By no means am I an elite athlete or healthcare professional, but I have a lot of experience with taking time off for recovering and resuming activity. I’ve had a lot of successful (and not so successful) experiences and the one variable you can control is your attitude. Having a good attitude about whatever it is that sidelined you will ultimately make a huge difference when recovering and restarting.

So, here it goes again…2014, take 2!

1,983 Miles…How do you measure a year in the life?

Happy New Year!

2013 was filled with many ups and downs, but it was ultimately a good year. I’m ashamed to admit that took writing this post to put into perspective how the good the year actually was. I’m extremely thankful for a year that was full of happiness and success.

I was fortunate enough to run and finish my third consecutive Boston MarathonThe weather was extremely cooperative this year and I ran a PR for that course. It was the first year that I understood how to pace myself there, which is a challenge in itself. Most importantly, I was not present when the tragic blasts occurred. My friends and family that came up to Boston to cheer me on were safe and sound. My husband, who typically watches me cross the finish line at the exact spot of the first explosion, was cheering for me on Beacon Street at mile 24. I am so thankful that he chose to stay in Brookline and wait for me at my aunt and uncle’s house.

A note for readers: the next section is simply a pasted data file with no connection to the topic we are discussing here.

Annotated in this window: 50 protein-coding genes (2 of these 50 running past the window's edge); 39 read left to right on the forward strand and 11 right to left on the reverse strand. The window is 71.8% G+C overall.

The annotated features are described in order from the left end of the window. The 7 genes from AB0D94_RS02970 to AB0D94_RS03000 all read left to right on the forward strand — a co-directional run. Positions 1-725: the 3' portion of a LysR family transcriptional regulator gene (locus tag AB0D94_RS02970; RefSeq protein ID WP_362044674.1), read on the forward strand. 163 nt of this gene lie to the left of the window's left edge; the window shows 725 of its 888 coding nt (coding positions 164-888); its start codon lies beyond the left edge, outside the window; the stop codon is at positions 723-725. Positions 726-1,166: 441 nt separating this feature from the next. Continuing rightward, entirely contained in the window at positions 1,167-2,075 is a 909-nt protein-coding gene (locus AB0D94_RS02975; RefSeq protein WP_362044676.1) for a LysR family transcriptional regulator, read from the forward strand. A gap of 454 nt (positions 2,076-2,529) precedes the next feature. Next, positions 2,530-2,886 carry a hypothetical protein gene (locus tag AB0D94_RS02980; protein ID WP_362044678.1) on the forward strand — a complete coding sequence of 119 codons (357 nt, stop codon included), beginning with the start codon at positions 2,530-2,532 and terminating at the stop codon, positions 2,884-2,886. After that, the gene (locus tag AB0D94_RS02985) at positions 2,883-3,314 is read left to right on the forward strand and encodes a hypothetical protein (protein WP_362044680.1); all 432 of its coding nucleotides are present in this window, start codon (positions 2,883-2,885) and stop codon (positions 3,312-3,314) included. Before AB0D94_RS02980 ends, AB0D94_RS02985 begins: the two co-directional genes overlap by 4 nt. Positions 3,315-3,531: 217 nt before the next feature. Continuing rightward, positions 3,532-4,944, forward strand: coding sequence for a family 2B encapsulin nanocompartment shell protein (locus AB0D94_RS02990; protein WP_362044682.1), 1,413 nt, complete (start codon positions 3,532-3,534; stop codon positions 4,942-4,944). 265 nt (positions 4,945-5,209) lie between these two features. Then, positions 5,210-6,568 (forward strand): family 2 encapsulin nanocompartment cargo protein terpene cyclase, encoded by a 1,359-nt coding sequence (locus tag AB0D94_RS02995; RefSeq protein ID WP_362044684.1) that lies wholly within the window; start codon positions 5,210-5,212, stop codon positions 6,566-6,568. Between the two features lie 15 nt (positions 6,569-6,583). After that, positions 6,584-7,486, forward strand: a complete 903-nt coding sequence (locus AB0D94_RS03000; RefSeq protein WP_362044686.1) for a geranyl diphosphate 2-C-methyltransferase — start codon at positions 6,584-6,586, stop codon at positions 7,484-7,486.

20140103-073711.jpgDespite my injuries, I checked six new states off of my list in 2013: Vermont, New York, Washington, Alaska, West Virginia, and Alabama. Vermont was one of my slowest marathons since it was shortly after recovering from a femoral shaft stress fracture. My husband’s family has a lake house in the area, so we had the opportunity to spend a weekend at the lake in the spring – something we’ve never done. I ran the race with one of my original running friends, Mike. I hadn’t seen or run with him in several years and it was wonderful to catch up on the course.